In 1864, due to frequent Apache raids from Mexico into the U.S., a Union officer decides to illegally cross the border and destroy the Apache, using a mixed army of Union troops, Confederate POWs, civilian mercenaries, and scouts.
A week with Junior Bonner, a rodeo pro on the wrong side of 40, broke, bruised, and headed into Prescott, his home town, for the annual 4th of July Frontier Days. His dad, Ace, is a dissolute dreamer fixed on finding gold in Australia; his mom is resigned to Ace's roving; his brother Curly is tearing up the countryside to make a million in real estate. Junior just wants to stay on a bucking Brahma for eight seconds, hang out with Ace, find a way to spend time with a beautiful woman whose eyes catch his, and earn enough to get to next week's rodeo. As the old West and its code give way to progress, Junior is lonesome, laconic, and on the road - just where he wants to be.Written by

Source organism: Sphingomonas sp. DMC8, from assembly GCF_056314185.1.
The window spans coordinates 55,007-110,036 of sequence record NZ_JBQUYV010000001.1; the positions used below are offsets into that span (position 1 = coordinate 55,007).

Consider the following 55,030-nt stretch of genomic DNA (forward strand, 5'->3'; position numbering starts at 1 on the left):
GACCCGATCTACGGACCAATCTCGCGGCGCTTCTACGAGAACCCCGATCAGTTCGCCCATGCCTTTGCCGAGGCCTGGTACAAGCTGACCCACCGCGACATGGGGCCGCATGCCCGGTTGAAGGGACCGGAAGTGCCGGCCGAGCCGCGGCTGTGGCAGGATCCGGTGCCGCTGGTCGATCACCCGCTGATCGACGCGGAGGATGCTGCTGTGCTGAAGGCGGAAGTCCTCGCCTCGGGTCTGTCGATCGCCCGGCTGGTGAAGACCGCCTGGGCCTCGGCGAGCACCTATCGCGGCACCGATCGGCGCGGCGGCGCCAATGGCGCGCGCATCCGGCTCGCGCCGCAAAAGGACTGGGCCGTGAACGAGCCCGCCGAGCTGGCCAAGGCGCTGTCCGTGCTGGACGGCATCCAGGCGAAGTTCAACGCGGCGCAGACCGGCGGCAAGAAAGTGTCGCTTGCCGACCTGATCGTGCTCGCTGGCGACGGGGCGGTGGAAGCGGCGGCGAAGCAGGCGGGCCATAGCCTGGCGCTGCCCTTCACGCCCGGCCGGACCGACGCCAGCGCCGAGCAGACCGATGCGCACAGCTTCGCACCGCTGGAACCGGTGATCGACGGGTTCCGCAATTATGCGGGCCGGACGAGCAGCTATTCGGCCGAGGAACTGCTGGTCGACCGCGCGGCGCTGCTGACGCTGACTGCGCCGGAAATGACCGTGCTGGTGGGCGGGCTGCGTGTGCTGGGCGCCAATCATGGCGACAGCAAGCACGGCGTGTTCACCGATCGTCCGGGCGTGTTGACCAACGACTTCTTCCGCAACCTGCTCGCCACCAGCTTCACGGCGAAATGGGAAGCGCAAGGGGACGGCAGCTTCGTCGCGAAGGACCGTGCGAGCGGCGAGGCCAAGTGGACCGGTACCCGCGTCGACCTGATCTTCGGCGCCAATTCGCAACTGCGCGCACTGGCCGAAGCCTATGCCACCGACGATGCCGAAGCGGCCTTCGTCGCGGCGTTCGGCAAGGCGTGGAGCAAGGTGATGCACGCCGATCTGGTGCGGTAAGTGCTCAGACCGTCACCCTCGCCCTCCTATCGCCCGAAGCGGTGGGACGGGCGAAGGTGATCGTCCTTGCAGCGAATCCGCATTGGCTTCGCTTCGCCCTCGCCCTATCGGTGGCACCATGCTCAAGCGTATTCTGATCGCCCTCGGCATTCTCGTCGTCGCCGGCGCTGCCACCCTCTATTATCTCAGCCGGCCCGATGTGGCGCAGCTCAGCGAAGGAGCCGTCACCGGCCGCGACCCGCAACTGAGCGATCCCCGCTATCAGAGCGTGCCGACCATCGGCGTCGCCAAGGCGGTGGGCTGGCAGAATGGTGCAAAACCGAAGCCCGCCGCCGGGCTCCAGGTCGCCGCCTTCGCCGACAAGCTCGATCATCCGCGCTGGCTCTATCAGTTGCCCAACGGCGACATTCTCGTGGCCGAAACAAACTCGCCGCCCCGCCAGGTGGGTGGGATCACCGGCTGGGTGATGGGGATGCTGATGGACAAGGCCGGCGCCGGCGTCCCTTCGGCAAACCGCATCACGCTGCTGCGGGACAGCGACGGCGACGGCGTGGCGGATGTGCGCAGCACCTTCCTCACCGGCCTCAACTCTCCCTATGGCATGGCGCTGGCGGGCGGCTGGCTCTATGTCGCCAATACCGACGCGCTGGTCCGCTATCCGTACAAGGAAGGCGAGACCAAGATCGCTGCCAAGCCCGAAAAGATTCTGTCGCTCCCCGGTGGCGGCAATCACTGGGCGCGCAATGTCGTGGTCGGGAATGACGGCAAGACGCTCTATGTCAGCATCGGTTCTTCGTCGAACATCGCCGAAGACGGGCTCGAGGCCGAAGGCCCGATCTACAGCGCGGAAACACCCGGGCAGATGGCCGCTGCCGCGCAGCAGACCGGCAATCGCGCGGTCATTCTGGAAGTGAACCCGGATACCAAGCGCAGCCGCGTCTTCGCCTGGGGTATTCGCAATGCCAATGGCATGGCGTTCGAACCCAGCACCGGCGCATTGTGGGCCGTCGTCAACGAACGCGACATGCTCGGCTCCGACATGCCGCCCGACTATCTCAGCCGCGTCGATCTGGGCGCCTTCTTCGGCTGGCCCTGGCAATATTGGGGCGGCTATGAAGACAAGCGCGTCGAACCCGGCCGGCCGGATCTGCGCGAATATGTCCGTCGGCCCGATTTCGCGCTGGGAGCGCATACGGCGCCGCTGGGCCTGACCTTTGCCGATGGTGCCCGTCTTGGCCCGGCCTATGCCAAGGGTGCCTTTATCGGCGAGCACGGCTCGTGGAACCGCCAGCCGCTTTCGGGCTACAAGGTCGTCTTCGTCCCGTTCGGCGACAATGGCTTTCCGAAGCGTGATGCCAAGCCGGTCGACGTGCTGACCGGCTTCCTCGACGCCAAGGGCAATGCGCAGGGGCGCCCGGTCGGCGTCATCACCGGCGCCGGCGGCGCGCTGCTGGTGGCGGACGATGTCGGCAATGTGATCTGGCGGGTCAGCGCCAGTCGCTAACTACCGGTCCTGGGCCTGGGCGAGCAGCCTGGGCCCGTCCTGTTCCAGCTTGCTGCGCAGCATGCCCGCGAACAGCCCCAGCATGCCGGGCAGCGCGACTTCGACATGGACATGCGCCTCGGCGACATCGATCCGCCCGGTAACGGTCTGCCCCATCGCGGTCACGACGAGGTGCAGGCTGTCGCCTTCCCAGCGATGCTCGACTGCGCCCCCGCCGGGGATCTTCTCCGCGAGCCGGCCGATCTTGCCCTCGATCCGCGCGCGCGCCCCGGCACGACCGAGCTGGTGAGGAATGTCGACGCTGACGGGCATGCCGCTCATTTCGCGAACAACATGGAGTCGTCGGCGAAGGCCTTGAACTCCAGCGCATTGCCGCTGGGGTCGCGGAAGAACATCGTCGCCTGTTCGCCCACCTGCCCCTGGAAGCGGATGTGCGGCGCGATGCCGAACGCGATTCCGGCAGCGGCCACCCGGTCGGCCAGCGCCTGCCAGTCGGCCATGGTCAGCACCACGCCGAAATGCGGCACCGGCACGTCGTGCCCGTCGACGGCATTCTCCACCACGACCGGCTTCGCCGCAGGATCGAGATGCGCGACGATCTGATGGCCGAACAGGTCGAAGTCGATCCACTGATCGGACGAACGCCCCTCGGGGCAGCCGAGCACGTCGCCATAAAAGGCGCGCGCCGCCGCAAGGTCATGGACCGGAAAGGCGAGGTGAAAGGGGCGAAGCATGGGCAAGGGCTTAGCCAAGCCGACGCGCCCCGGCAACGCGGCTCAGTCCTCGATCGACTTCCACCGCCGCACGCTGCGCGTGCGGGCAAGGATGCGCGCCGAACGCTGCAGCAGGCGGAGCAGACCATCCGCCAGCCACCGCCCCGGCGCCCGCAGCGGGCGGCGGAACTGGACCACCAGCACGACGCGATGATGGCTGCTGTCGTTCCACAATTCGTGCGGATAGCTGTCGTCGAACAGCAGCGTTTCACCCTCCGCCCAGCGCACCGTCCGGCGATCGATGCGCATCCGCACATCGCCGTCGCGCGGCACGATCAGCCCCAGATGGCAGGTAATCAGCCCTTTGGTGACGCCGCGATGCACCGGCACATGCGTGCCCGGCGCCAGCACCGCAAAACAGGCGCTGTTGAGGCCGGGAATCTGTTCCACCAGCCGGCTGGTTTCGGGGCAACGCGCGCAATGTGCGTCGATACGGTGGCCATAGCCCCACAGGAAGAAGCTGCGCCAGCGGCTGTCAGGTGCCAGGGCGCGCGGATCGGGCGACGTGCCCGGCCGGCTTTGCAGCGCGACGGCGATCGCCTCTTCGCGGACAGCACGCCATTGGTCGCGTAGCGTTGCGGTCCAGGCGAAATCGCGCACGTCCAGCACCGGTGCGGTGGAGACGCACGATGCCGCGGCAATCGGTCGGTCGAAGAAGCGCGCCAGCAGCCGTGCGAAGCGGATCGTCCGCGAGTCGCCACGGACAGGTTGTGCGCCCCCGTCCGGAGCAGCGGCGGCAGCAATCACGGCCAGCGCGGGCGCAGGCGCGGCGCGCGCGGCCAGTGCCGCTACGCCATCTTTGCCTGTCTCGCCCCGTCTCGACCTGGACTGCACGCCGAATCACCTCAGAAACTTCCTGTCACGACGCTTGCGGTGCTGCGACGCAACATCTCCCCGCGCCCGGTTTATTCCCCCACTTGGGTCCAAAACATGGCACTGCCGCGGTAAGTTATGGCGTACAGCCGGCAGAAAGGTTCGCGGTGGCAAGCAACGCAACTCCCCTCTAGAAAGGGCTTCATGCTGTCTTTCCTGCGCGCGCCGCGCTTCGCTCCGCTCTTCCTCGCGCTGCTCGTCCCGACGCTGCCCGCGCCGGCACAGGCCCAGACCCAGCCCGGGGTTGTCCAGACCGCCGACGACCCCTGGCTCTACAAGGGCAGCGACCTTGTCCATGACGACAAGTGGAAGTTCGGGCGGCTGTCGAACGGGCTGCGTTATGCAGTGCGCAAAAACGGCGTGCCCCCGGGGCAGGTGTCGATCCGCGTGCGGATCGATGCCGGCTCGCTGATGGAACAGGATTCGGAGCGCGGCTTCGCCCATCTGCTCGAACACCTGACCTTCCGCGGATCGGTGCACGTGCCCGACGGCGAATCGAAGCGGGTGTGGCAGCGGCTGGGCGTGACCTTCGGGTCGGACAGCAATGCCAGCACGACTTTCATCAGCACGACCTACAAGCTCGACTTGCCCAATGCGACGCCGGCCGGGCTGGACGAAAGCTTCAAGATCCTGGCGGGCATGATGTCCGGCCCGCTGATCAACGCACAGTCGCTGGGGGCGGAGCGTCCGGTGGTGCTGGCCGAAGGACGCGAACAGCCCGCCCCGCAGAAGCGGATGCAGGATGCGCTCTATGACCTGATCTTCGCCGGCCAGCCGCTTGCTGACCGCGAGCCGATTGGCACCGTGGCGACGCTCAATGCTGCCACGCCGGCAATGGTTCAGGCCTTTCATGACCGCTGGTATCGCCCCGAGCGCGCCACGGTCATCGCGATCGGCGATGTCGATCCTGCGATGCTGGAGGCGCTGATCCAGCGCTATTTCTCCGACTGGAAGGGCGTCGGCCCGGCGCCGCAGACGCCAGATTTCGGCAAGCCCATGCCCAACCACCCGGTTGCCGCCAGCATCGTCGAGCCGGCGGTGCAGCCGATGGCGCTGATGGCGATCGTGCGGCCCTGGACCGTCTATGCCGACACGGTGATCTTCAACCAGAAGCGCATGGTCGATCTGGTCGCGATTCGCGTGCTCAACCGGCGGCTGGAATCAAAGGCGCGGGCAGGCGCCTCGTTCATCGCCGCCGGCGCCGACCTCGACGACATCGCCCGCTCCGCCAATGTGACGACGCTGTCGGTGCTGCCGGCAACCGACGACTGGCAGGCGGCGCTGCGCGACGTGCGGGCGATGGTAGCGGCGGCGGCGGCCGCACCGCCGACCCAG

Tells the mythical tale of a dying breed--the American cowboy
I cannot believe this movie is not rated higher. It should be in the Top 250 IMDB movies. I guess most viewers are not really into sociology.
This movie is about telling the tale of a dying breed--the cowboy, and it is about a man who is chasing a disappearing lifestyle.
This movie is about folklore, about the American traditions. I realize that the mass media has wiped out our past; thanks to them we are in a sense, "tabula rasa."
We have forgotten our past. And the media recreates it for us.
Thank goodness for movies like Junior Bonner. They keep the past alive for us. This movie is like an oral storyteller sitting around the fire 10 thousand years ago, telling the tribe the myths of their ancestors.
Long live Junior Bonner!
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